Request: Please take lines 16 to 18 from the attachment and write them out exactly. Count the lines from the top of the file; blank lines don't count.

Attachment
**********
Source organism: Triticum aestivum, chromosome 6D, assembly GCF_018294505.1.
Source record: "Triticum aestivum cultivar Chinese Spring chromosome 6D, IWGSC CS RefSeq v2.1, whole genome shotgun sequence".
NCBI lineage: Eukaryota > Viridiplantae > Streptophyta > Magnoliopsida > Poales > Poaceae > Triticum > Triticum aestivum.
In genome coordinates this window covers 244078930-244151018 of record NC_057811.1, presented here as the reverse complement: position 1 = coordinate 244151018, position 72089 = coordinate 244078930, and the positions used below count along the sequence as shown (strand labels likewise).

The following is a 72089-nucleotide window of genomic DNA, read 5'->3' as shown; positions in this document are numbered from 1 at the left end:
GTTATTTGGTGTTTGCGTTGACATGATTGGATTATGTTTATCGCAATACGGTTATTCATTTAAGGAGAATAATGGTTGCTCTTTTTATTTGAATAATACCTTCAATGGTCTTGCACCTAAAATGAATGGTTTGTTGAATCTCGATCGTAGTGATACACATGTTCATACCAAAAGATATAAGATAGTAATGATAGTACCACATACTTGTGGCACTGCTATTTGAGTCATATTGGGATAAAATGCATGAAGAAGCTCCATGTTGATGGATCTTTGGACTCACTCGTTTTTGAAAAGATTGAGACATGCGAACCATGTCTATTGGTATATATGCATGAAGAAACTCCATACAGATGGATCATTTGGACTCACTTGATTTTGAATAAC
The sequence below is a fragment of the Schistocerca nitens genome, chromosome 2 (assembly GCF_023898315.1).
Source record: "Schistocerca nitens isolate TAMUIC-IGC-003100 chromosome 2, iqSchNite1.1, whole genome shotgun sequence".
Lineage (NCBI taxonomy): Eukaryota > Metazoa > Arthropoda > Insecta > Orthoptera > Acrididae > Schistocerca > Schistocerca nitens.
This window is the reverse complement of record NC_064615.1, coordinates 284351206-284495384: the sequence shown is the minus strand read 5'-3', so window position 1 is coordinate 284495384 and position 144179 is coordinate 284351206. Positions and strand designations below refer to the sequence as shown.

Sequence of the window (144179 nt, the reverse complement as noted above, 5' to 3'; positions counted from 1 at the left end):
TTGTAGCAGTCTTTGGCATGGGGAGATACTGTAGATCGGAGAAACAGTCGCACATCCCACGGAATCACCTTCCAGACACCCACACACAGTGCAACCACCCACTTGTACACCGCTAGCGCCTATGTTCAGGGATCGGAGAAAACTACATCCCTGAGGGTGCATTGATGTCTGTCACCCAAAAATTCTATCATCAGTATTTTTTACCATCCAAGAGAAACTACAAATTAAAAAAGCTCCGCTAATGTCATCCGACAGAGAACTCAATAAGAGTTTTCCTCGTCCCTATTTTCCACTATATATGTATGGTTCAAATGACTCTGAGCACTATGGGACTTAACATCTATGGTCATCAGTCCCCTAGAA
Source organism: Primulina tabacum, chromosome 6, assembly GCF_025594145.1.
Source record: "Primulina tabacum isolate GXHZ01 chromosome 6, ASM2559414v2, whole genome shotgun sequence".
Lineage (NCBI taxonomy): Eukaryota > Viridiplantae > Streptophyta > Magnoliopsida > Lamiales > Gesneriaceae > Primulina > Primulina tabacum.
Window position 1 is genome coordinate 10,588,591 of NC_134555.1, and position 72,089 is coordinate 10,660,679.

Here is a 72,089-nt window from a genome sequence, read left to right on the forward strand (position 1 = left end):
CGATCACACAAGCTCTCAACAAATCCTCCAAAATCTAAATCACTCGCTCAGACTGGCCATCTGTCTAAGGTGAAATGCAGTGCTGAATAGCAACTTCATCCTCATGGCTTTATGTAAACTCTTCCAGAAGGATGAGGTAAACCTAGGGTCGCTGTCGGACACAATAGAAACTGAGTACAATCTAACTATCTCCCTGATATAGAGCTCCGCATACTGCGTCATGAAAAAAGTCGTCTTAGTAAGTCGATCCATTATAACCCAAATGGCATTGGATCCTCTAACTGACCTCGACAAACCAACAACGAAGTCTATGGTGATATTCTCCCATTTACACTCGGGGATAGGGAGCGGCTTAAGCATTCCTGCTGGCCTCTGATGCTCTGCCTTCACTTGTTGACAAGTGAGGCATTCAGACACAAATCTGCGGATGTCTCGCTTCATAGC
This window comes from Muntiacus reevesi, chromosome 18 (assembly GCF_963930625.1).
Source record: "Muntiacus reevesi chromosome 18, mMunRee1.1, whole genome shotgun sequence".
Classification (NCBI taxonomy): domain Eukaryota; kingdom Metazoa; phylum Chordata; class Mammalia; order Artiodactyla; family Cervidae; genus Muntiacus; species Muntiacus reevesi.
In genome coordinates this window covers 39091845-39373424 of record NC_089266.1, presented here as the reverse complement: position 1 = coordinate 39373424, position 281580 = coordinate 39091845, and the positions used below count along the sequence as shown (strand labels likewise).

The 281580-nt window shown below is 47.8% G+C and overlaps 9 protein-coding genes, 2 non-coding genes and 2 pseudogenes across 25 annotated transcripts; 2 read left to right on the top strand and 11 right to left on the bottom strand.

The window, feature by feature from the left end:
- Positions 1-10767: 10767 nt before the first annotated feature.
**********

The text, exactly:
Window position 1 is genome coordinate 10,588,591 of NC_134555.1, and position 72,089 is coordinate 10,660,679.

Here is a 72,089-nt window from a genome sequence, read left to right on the forward strand (position 1 = left end):
CGATCACACAAGCTCTCAACAAATCCTCCAAAATCTAAATCACTCGCTCAGACTGGCCATCTGTCTAAGGTGAAATGCAGTGCTGAATAGCAACTTCATCCTCATGGCTTTATGTAAACTCTTCCAGAAGGATGAGGTAAACCTAGGGTCGCTGTCGGACACAATAGAAACTGAGTACAATCTAACTATCTCCCTGATATAGAGCTCCGCATACTGCGTCATGAAAAAAGTCGTCTTAGTAAGTCGATCCATTATAACCCAAATGGCATTGGATCCTCTAACTGACCTCGACAAACCAACAACGAAGTCTATGGTGATATTCTCCCATTTACACTCGGGGATAGGGAGCGGCTTAAGCATTCCTGCTGGCCTCTGATGCTCTGCCTTCACTTGTTGACAAGTGAGGCATTCAGACACAAATCTGCGGATGTCTCGCTTCATAGC